Up till now, Sun Chenchen has served patients and their families on 73 occasions. Together with the hospice and palliative medical team, she provides psychosocial and emotional support to terminally ill patients and their families, offers individualized services for patients, and explores the cooperation model between hospice and palliative care and the emergency room. She hopes that more patients will feel loved, cared for and respected while they near the end of life.

“I’ll be discharged soon, thank you for your toy tiger,” said the first patient that Liu Jinhan took over in the orthopedic ward on January 27, 2022, thanking her for the toy tiger gift to celebrate the coming Chinese New Year of the Tiger. On November 15, 2021, due to the patient’s difficulty in paying the medical bills, the medical staff referred her to Liu Jinhan, a medical social worker in the program of “aid to patients in greater need”. Liu Jinhan followed up on the case for more than two months until the patient was discharged. During this period, she assisted the patient’s family in figuring out their local medical insurance policy and filing for the trans-provincial medical insurance coverage until their bills were directly settled. She exhausted every option to keep the treatment going for the patient, including applying for the PUMCH funding for those in greater need and coordinating private financial aid. She also visited the ward many times to accompany and encourage the patient and his family. Up to now, Liu Jinhan has served a total of 34 patients from 20 departments. She said: “I majored in social work and it is my hope to help patients in need in the most practical way possible.”

Another medical social worker that majored in social work is Wang Min in the program of “organ donation and new technologies”. She is responsible for identifying and following up with potential donors, persuading them or their family to donate organs, providing counseling and support for donors’ families and coordinating with transplant teams. “At first I often struggled with self-doubt: isn’t organ donation persuasion a bit too cruel when the family members are still under excruciating pain? But in the process of talking to them, I also made peace with myself: it is a way for donors to continue their presence in this world and the recipients are a source of solace for  donors’ families.” Wang Min said that because each donor’s family background is different, the medical team needs to repeatedly communicate with them about the diagnosis and treatment in each case, build trust with the family and provide them with emotional support. “Being more sensitive and caring with donors’ families makes them feel warm.”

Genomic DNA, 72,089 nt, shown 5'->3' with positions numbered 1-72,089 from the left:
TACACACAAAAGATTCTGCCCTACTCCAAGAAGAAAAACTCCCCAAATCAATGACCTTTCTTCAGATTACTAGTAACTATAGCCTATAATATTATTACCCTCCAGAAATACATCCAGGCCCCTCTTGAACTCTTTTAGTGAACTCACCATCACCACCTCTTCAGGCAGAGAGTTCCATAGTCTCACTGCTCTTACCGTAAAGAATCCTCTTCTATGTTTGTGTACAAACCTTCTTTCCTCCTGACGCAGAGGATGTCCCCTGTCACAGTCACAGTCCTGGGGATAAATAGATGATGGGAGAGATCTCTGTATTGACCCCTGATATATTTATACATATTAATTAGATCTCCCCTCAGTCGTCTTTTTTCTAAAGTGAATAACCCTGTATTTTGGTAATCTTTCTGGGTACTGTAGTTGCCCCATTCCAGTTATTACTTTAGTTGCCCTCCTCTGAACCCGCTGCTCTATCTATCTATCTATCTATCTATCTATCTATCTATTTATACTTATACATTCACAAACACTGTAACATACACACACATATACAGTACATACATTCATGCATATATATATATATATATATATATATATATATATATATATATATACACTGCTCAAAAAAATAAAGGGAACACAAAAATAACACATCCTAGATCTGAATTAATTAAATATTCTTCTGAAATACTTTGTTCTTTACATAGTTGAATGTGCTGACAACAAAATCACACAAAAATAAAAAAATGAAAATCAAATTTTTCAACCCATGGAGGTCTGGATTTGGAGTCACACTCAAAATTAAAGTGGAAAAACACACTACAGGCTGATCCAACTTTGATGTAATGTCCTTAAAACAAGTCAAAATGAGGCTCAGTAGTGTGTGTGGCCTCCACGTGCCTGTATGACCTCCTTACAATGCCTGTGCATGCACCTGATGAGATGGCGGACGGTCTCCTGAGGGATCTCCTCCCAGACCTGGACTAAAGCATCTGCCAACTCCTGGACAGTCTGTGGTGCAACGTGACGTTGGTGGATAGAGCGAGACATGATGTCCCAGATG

To cure sometimes, to relieve often, to comfort always. In the future, medical social workers will continue to attend to the needs of both doctors and patients, focus on individual cases in the context of the overall program, help patients receive better treatment, help patients and their families gain access to resources, address disease-induced financial, family and psychological problems, etc. All their efforts aim at providing compassionate care to patients and making the world a better place.

The three medical social workers from left to right: Sun Chenchen, Liu Jinhan and Wang Min

Reporter: Wang Jingxia

Correspondent: Sun Chenchen, Liu Jinhan and Wang Min

Picture courtesy: The Department of Medical Affairs

Translator: Liu Haiyan

Editor: Wang Yao